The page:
Tuesday, 7 June 2016

ReentrantLock in Java


Lets me first try to explain reentrancy concept in a simplistic and generic way. We will come to Java specific details a bit later. Reentrancy is lay man terms means ability to enter again. In terms of thread it mean thread can acquired same lock again without blocking itself. Refreshing our multi threading concepts here. When you synchronize over an object the thread obtains a lock on it before entering the critical region (inside synchronized block) and till this thread releases this lock no other thread can acquire it and enter the critical region. 

NOTE : We do this to make compound operations atomic so that there is no race condition or invalid state.

But what happens when we call an synchronized instance method from inside another synchronized instance method. Eg - 

public class TestClass {

    public synchronized void method1() {
        // some code

    public synchronized void method2() {
        // some other code


Here for a thread to enter either of the method has to obtain a lock on the instance (this) before entering the method. Now we are calling method 2 from method1 which is again synchronized with same instance (this). So thread will try to acquire lock again. If locks were not reentrant in nature we would have ended up in deadlock. 

Note : In Java all intrinsic locks are reentrant in nature. 

Note : Synchronization is built around an internal entity known as the intrinsic lock or monitor lock. (The API specification often refers to this entity simply as a "monitor.") Intrinsic locks play a role in both aspects of synchronization: enforcing exclusive access to an object's state and establishing happens-before relationships that are essential to visibility.Every object has an intrinsic lock associated with it. Explicit locks are introduced in Java 1.5 like semaphore, cyclic barrier etc.

Now lets see Reentant lock in Java that was introduced in Java 1.5.

ReentrantLock  in Java

As per Java doc

A reentrant mutual exclusion Lock with the same basic behavior and semantics as the implicit monitor lock accessed using synchronized methods and statements, but with extended capabilities like -
  •  It takes a fairness parameter. When set true, under contention, locks favor granting access to the longest-waiting thread. Otherwise this lock does not guarantee any particular access order. Programs using fair locks accessed by many threads may display lower overall throughput (i.e., are slower; often much slower) than those using the default setting, but have smaller variances in times to obtain locks and guarantee lack of starvation. Note however, that fairness of locks does not guarantee fairness of thread scheduling. Thus, one of many threads using a fair lock may obtain it multiple times in succession while other active threads are not progressing and not currently holding the lock. Also note that the untimed tryLock method does not honor the fairness setting. It will succeed if the lock is available even if other threads are waiting - ReentrantLock(boolean fair)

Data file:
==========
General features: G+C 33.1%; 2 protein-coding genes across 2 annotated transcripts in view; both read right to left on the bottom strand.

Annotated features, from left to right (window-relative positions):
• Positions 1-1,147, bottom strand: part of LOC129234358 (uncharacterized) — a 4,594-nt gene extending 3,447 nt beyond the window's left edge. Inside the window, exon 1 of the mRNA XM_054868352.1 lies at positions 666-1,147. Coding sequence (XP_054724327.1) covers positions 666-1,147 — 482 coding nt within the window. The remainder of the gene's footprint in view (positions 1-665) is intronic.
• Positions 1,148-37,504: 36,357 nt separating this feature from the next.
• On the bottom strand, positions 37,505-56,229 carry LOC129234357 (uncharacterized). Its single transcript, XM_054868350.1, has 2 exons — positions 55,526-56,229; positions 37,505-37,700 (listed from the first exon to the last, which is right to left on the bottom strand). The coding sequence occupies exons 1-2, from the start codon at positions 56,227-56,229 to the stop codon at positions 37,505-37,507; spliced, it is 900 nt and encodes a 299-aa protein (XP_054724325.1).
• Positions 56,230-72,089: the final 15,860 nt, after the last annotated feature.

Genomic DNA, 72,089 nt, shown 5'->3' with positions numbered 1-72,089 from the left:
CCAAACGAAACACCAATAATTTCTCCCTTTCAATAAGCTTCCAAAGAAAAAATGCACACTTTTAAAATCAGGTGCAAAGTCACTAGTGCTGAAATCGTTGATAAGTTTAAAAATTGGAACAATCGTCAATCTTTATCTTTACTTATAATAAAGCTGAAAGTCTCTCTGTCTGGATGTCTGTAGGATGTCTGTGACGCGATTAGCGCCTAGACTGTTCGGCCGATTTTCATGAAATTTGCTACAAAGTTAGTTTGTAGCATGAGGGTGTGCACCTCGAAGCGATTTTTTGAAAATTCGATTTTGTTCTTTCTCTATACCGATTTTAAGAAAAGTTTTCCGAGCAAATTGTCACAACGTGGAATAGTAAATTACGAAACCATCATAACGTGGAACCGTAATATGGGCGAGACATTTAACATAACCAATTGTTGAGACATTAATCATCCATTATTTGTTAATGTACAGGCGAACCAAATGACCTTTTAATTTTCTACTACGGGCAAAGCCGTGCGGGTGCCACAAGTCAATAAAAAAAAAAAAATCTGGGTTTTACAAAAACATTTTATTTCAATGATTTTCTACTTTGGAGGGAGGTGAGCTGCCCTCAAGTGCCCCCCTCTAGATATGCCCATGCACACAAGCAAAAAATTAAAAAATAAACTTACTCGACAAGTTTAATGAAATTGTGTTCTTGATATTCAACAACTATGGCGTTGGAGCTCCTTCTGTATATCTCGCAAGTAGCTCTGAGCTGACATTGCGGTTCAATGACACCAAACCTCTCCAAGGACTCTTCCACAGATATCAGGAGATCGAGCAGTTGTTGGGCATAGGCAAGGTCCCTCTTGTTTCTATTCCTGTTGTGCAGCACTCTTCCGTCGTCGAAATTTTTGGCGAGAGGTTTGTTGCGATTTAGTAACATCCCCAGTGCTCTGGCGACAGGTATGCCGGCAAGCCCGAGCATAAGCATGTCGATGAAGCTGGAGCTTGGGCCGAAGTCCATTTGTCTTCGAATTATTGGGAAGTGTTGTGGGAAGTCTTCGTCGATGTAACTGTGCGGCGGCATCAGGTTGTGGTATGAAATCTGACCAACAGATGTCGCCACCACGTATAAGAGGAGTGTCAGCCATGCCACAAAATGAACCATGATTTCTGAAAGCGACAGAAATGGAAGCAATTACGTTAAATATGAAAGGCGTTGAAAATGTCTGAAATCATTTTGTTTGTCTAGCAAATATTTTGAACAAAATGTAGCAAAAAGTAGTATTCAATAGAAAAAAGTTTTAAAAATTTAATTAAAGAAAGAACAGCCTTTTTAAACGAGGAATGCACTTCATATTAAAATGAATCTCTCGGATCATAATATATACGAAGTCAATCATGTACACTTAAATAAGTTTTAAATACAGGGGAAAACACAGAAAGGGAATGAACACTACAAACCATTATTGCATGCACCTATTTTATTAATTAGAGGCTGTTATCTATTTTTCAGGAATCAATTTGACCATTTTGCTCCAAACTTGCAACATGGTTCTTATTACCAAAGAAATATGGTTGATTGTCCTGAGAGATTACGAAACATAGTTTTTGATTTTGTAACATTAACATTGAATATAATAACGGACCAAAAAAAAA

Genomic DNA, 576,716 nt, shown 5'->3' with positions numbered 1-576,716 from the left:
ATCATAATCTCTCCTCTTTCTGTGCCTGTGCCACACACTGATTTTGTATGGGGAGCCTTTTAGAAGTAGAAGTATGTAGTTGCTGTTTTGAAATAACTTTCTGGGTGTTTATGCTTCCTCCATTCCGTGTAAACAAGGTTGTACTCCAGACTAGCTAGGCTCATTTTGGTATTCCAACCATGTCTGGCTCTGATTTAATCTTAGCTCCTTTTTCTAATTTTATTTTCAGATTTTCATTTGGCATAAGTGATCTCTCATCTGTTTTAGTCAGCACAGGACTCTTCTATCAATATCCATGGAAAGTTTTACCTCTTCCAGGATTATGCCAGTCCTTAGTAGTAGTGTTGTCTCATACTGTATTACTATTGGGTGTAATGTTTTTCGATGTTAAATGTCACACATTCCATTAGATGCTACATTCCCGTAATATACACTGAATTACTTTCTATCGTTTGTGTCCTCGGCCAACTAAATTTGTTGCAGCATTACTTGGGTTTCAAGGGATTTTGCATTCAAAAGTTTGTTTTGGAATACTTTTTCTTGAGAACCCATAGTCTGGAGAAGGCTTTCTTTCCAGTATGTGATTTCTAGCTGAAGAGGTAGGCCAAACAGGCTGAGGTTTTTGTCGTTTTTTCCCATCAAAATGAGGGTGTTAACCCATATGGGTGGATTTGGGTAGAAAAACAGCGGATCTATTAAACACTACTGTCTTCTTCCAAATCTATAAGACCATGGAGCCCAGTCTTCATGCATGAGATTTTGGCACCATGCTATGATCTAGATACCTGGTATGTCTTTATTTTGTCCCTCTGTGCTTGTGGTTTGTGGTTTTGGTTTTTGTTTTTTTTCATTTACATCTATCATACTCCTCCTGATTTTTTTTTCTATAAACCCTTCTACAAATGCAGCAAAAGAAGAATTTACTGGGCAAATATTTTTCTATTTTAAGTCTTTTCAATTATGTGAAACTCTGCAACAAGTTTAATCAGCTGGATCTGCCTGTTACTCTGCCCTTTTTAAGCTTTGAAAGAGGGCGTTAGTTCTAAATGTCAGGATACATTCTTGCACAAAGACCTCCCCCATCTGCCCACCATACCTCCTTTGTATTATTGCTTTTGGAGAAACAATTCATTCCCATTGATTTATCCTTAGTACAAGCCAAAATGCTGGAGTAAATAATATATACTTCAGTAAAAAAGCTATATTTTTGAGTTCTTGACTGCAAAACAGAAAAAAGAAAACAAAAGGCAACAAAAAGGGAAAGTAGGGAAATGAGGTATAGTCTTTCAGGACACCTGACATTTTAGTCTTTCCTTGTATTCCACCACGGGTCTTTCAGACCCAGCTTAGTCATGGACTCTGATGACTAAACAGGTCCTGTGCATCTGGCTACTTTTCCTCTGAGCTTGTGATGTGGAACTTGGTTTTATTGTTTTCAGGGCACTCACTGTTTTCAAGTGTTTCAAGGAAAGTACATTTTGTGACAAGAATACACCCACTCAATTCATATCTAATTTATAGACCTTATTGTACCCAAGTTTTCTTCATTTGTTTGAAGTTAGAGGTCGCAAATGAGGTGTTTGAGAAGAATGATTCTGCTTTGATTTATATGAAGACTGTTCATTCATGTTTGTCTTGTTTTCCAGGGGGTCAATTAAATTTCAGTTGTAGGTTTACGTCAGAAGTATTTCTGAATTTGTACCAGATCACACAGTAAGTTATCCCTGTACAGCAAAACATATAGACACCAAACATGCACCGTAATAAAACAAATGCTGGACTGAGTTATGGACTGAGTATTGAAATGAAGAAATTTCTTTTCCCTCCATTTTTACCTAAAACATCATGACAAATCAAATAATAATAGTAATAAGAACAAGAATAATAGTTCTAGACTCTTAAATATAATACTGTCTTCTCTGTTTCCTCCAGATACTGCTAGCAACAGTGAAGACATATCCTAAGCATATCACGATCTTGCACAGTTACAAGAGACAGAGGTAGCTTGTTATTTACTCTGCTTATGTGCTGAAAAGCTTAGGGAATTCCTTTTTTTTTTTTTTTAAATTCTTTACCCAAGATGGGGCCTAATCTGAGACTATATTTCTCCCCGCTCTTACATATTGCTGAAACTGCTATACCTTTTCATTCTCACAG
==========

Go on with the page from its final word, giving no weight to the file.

• It provides tryLock() method which acquires lock only if it is not held by other threads. We can also use timeout with this method which means thread will time out of waiting if lock is not acquired till the timeout value. This is better than intrinsic locks where you have to wait indefinitely.
  • It also provides facility to interrupt thread while waiting using.  ReentrantLock provides a method called lockInterruptibly() [Acquires the lock unless the current thread is interrupted.], which can be used to interrupt thread when it is waiting for lock.
  • Lastly it also provides functionality to get list of all threads waiting for the lock - getWaitingThreads(Condition condition)
    (Returns a collection containing those threads that may be waiting on the given condition associated with this lock).

NOTE : This lock supports a maximum of 2147483647 recursive locks by the same thread. Attempts to exceed this limit result in Error throws from locking methods.

Example -

 class Test {
   ReentrantLock reLock = new ReentrantLock();
   // ...

   public void m() {
     reLock.lock();  // block until condition holds
     try {
       // ... method body
     } finally {


Also, the way reentrancy is achieved is by maintaining a counter for number of locks acquired and owner of the lock. If the count is 0 and no owner is associated to it, means lock is not held by any thread. When a thread acquires the lock, JVM records the owner and sets the counter to 0.If same thread tries to acquire the lock again the counter is incremented, and when the owning thread exist synchronized block counter is decremented. When count reaches 0 again lock is released.

Most generic example are Segments used in ConcurrenHashMap. Each segment is essentially a ReentrantLock that allows only single thread to access that part of the map. You can refer to the link above to see how it works. Adding relevant snippet here -

static final class Segment<K,V> extends ReentrantLock implements Serializable {

    //The number of elements in this segment's region.
    transient volatile int count;
    //The per-segment table. 
    transient volatile HashEntry<K,V>[] table;

V put(K key, int hash, V value, boolean onlyIfAbsent) {
    try {
        //logic to store data in map
    } finally {

NOTE : ReentrantLock was introduced since Java 5.

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